Why can I not just let the religious believe whatever they want?
It's a fair question, you'd think. And it's usually followed up by "what harm does it do" or "how does it affect you?" Answering the second answers the first.
What harm does it do?
Every Sunday, millions go and listen to one person they've given authority give their opinions based on a non-scientific, disproven book (or, rather, their interpretation of it.) These opinions then circulate out into the rest of society and affect the way we treat each other, the way we run our schools and country, the way we view the rest of the world. And every sunday they go back to be *re*indoctrinated. Bronze age myths that no longer jibe with how we know the world works are taught to children before they reach school age.
(Not to mention the economic impact of all that money *not* going to take care of food, bills, etc. 10%? Wouldn't you call that a bit of a drain on the economy, both nationally and personally?)
There's a specific directive in our bill of rights that prohibits government endorsement of any religion. That, unfortunately, is being worked around by many groups - to the detriment of equality and education. Religion makes a society *less* just. Religion forces an "us vs them" mentality on its adherents.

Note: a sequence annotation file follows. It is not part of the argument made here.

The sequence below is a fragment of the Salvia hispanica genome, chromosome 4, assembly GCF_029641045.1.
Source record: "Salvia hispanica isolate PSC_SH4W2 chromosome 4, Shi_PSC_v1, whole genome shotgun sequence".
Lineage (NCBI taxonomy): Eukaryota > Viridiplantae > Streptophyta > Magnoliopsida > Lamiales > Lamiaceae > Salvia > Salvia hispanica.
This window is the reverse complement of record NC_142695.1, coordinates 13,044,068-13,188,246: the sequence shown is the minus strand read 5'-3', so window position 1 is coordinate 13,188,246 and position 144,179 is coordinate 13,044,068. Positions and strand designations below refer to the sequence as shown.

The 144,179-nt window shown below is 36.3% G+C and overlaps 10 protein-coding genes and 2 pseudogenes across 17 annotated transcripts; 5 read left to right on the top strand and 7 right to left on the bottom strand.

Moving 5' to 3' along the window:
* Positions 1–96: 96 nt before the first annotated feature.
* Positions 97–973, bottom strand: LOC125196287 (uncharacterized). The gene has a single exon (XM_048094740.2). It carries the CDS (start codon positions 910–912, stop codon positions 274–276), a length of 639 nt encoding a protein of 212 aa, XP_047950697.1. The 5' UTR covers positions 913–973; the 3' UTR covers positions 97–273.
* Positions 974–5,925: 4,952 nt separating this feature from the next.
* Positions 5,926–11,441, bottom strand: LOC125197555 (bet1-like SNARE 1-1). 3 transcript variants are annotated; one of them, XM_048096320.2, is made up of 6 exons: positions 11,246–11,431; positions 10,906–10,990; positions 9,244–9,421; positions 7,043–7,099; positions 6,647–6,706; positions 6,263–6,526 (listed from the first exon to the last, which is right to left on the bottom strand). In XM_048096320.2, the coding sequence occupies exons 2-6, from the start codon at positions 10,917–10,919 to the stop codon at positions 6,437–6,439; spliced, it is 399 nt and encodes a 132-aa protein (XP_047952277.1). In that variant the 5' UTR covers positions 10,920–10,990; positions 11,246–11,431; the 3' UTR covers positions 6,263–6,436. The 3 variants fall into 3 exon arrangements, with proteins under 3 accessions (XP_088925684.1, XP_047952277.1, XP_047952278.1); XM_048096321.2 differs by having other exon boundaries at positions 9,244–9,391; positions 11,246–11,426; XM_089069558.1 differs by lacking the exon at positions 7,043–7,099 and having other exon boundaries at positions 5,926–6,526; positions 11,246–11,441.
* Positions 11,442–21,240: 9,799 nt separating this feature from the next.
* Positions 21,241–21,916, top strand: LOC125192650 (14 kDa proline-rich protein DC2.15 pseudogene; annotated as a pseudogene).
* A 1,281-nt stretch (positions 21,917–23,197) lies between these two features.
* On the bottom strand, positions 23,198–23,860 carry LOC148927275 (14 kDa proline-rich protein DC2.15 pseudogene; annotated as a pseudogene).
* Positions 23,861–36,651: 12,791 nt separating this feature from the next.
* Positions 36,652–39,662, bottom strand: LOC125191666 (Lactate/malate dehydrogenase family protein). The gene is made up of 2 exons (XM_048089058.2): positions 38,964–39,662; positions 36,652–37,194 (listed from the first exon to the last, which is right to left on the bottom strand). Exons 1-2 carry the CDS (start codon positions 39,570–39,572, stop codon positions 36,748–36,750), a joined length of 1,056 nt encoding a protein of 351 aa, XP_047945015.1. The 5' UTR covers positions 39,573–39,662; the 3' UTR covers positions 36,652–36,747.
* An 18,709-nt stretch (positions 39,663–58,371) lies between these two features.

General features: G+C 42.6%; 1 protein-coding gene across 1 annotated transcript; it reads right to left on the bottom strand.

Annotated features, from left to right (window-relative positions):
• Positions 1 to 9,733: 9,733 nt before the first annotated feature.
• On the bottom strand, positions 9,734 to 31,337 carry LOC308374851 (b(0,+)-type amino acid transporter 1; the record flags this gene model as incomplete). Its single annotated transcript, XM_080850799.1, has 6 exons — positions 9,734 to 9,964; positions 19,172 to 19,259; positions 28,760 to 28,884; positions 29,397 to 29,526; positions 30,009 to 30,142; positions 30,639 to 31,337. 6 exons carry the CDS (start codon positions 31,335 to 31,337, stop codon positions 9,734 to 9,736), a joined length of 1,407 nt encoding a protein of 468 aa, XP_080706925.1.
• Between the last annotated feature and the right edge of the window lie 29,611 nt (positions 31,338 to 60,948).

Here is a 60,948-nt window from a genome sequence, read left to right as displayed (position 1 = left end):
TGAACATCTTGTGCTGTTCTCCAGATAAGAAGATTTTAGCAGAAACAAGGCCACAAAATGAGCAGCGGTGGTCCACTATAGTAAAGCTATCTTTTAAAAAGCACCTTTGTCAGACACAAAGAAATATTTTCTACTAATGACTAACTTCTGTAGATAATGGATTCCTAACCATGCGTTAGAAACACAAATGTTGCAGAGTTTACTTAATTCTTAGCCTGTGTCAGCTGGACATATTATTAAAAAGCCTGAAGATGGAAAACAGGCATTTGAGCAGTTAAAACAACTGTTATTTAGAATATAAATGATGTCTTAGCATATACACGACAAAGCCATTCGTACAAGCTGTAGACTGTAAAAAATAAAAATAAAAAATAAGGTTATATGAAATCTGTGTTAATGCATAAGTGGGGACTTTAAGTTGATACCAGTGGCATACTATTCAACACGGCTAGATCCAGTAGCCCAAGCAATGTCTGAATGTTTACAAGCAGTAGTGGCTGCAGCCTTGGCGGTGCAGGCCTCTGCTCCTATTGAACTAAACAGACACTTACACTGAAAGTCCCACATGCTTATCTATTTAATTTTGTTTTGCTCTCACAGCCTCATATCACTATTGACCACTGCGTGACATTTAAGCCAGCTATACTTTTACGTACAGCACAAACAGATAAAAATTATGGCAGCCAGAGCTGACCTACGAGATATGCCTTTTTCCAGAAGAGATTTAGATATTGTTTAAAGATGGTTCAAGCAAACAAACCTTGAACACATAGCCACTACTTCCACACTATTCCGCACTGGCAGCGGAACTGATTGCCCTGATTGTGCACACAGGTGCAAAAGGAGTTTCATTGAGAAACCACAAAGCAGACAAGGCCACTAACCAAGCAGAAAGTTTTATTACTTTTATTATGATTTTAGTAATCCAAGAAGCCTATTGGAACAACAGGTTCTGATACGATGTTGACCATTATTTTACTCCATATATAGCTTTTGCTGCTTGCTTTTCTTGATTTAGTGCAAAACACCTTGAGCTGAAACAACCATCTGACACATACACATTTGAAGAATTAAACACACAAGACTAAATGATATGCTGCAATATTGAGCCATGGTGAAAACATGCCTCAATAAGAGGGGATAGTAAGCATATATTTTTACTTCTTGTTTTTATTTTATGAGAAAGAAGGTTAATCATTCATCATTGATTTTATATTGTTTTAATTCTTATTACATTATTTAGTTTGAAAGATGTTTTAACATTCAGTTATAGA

Personally, many Christians will demonize an Atheist. Literally, ignoring (as typical) the inherent contradiction in the statement, they'll call an atheist a satan worshipper. They'll do their best to portray their holy book, and only it, as the source for morality (a sure sign that they haven't actually read the thing,) and imply - or state outright - that if you don't agree with it, you're probably out stealing, raping people, feel free to murder and the like. And instead of actually teaching the difference, religious leaders perpetuate it. Some don't know any better. Some do.
In society? Recently we've had a lot of debates over same-sex marriage. There's no logical reason to deny it - it would make all couples of consenting adults equal, despite a genetic difference. All the arguments against it come down to "God says." Quite honestly, "God" says to murder homosexuals - which is done in some religious countries officially, and here, well, at least we label it a hate crime. Mixed-race marriage, slavery and other bias also tends to have a religious component when laws that restrict general freedom (forbidding mixed race marriage, propagating slavery) are passed.
And let's not get into the religious smokescreens in the classroom. They don't like evolution, despite the fact that it's been tested and proven repeatedly, so they try to get creationism forced in, even relabelled as "intelligent design," yelling "Teach the debate." There is no debate. Yet this wastes classroom time and forces incorrect information on students, hampering their intellectual growth in favor of a fact-free, religious viewpoint.
Imagine if this were done with astronomy. Teach what stars are, the distances involved, how they actually work - then "teach the debate" that they can fall to earth, or that they are *beings* that can come to earth and fight alongside people in battles. (Yes, those are in the bible.) Would you want that?
Religion is NOT a benefit to society, and putting mind-space aside to believe these fairy tales, to vote and support politicians who base their decisions on these fairy tales and affect local, state and national laws, hurts *everyone.*
That is why I can't just "let you believe what you want."